Tip #1: For Allergy-Free Puppies, Don’t Breed Allergic Dogs
“Allergy” is a genetically influenced disease. Allergies result from an aberration in the genes that control T-lymphocyte function.
Mentioned in a different way, allergic dogs have T lymphocytes that respond more vigorously than the same genes in non-allergic dogs.
Over-aggressive responses cause the symptoms of common allergies.
When selecting a mate for an allergic pet, find one that has no history of allergies.
A non-allergic dog-mate can reduce the chances of allergies in puppies.
The take-home message is “don’t breed dogs with allergies.”
Tip #2: The Sooner The Better: Start Allergy Treatment Early
The sooner you start avoiding the things that cause allergic reactions in your dog, the better your final outcome will be.
Chronic or recurrent infections are due to immune system changes and functional alterations in normal skin function. Both make it more difficult to treat allergic dermatitis.
Cheaper and more simple therapies will likely work well if started early.
An ounce of prevention is worth a pound of cure.
Tip #3: Treat All Secondary Bacterial and Yeast Infections
As a result, up to 80% of allergic patients also have secondary infections.
Why do we care about secondary infections?
Secondary infections can:
- Mimic other diseases, making accurate diagnosis difficult
- Cause severe itching
- Add to the inflammation of the allergic reaction
What are typical secondary infections and how do we treat them?
- Bacterial folliculitis (pyoderma): antibiotics for at least 21 days will be needed for each episode
- Yeast infections: topical and/or systemic antifungal medications for 2-4 weeks
- Ear infections: ear cleaning every 3-7 days, and topical medication to kill the bacteria or yeast. Topical steroids can decrease inflammation caused by the allergy and infection.
- Infections of the feet (pododermatitis): Topical antimicrobial wipes, shampoos and rinses
Tip #4: Seven Easy Ways to Avoid Common Allergens
Dust mites, molds, and cigarette smoke all irritate your dog’s skin.
Avoid these, as well as other allergens (wool, etc).
You also should do the following:
- Dispose of foam or stuffed dog beds older than one year. Dog beds are one of the most common sources of house dust mites!
- Wash all bedding every 7 days using hot water.
- Don’t smoke in your home.
- Use a HEPA air filter to clean the air.
- Use a high-efficiency dehumidifier to keep humidity below 40%. Low humidity prevents dust mites, mold growth, and fleas.
- Use Allerase spray to dissolve or denature the allergens.
- Use borate to eliminate house dust mites in the home.
Tip #5: Bathe Your Pet Every 3-7 Days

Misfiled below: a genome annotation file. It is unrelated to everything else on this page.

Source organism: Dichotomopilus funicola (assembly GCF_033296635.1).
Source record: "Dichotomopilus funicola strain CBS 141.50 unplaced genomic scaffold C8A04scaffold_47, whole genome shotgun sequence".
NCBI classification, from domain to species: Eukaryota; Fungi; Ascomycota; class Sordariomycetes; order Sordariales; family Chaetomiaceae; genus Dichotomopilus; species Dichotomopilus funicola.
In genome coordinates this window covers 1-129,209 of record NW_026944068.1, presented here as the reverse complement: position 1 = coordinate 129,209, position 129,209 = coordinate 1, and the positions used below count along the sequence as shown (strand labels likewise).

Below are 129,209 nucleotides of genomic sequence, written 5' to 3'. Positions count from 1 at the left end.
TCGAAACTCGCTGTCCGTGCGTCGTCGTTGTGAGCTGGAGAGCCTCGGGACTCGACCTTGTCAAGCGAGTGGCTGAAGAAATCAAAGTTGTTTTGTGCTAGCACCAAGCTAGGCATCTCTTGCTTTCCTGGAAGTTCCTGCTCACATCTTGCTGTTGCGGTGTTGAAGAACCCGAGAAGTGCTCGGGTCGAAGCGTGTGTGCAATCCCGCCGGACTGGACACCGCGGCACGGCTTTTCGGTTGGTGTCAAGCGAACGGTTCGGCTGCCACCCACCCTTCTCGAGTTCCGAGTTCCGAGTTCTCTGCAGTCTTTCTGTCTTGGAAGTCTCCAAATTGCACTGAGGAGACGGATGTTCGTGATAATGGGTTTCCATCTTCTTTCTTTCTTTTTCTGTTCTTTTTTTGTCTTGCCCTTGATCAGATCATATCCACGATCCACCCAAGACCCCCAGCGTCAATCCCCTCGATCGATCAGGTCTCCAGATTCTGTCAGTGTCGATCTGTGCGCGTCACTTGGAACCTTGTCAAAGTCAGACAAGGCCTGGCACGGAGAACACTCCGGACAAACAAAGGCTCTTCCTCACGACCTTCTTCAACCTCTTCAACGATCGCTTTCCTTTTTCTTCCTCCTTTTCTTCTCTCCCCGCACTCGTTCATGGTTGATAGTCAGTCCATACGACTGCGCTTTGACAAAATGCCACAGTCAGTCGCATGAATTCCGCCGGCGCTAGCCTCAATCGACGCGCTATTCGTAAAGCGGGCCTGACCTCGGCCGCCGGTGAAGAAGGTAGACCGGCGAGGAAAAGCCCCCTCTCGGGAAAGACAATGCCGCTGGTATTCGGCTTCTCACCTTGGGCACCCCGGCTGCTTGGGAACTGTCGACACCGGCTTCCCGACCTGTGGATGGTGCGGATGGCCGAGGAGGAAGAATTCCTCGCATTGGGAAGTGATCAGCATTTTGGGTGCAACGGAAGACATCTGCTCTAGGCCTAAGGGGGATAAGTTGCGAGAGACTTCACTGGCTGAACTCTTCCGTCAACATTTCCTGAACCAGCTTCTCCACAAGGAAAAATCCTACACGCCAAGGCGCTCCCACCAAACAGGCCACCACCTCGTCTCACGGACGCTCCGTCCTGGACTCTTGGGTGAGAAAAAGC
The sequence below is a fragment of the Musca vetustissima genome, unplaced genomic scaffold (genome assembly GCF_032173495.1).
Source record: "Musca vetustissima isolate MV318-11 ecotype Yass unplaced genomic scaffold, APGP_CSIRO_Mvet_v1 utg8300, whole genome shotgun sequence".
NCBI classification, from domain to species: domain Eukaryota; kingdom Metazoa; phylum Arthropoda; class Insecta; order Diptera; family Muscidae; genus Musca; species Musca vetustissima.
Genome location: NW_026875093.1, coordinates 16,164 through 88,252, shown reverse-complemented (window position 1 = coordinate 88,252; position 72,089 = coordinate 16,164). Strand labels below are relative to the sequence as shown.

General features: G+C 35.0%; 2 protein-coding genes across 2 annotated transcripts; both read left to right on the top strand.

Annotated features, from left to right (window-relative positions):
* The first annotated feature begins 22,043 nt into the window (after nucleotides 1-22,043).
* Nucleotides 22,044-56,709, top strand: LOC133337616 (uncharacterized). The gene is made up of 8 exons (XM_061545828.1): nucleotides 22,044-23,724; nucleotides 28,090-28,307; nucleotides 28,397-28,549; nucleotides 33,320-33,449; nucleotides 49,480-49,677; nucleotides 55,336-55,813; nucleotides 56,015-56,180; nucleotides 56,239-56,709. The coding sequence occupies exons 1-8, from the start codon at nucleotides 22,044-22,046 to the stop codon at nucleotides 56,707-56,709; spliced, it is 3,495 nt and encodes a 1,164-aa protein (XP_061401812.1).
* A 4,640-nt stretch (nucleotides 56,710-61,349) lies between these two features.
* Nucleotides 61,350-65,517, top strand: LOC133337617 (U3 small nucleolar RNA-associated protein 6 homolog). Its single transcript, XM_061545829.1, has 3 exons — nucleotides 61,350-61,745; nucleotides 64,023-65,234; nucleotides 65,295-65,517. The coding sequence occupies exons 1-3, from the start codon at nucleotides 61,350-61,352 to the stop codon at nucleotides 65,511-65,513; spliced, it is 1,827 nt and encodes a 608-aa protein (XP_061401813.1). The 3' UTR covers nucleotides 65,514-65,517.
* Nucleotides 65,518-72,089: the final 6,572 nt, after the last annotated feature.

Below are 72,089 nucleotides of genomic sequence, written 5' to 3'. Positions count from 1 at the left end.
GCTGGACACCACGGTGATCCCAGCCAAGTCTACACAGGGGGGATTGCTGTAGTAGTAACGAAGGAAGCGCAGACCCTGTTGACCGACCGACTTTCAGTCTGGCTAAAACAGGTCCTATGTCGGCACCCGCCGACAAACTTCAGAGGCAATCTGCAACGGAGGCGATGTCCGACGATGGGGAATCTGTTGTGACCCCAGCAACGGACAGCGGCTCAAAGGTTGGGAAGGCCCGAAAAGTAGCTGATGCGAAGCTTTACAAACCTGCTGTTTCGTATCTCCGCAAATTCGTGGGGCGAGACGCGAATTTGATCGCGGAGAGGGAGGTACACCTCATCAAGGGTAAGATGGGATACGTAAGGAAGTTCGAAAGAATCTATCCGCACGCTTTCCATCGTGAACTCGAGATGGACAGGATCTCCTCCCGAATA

Bathing with mild, antimicrobial shampoo washes off allergens.
Bathing kills and prevents secondary bacterial and yeast infections.
Tip #6: Use Flea Control Every Month
Fleas torture your dog.
Always use the best flea medicine every month or as directed by your veterinarian.
Tip #7: Change Your Pet’s Diet
Beef and dairy may cause allergies in some dogs.
Feeding a diet without beef or dairy ingredients but with high levels of essential fatty acids will help reduce allergic reactions regardless of the cause.
If a food allergy is suspected, feed only one protein (rabbit, duck, kangaroo, or fish) and one carbohydrate (potato) for 10 weeks.
This trial will help diagnosis a food allergy.
During this time, NO other foods, treats, chew bones, or chewable medication should be administered.
Tip #8: Treat Allergies Symptomatically And Topically
Try these symptomatic and topical therapies:
- Antihistamines are cheap but effective with few side effects (clemastine, diphenhydramine, chlorpheniramine, hydroxyzine, amitriptyline).
- High dose essential fatty acids (if not already in the diet).
- Anti-itch conditioners after each bath (oatmeal, pramoxine, hydrocortisone, etc).
- Genesis spray (triamcinolone) to provide effective topical steroid therapy.
- Low dose (every other day) steroids for itchy flare-ups.
Tip #9: Identify the Problem with Allergy Testing
Two types of allergy testing, skin, and blood can help identify the allergens causing reactions.
The objective of allergy testing and injections is to desensitize the immune system to reactive allergens.
Allergy testing has few side effects.
Identifying and eliminating allergens helps improve about 75% of allergic patients.
Tip #10: Cyclosporine: Costly But Effective
- Cyclosporine (Atopica, Novartis) is effective for preventing T lymphocytes from stimulating an allergic reaction.
- Cyclosporine works in 75% of patients and has few adverse effects, but is relatively expensive compared to other treatments.
- Cyclosporine treatments should be given every day initially. Then, treatments can usually be reduced to every other day. Tapering reduces the cost.
In some patients, other medications (ketoconazole) may be needed.
One or a combination of these allergic management tips should alleviate the itching and scratching and give your dog needed relief.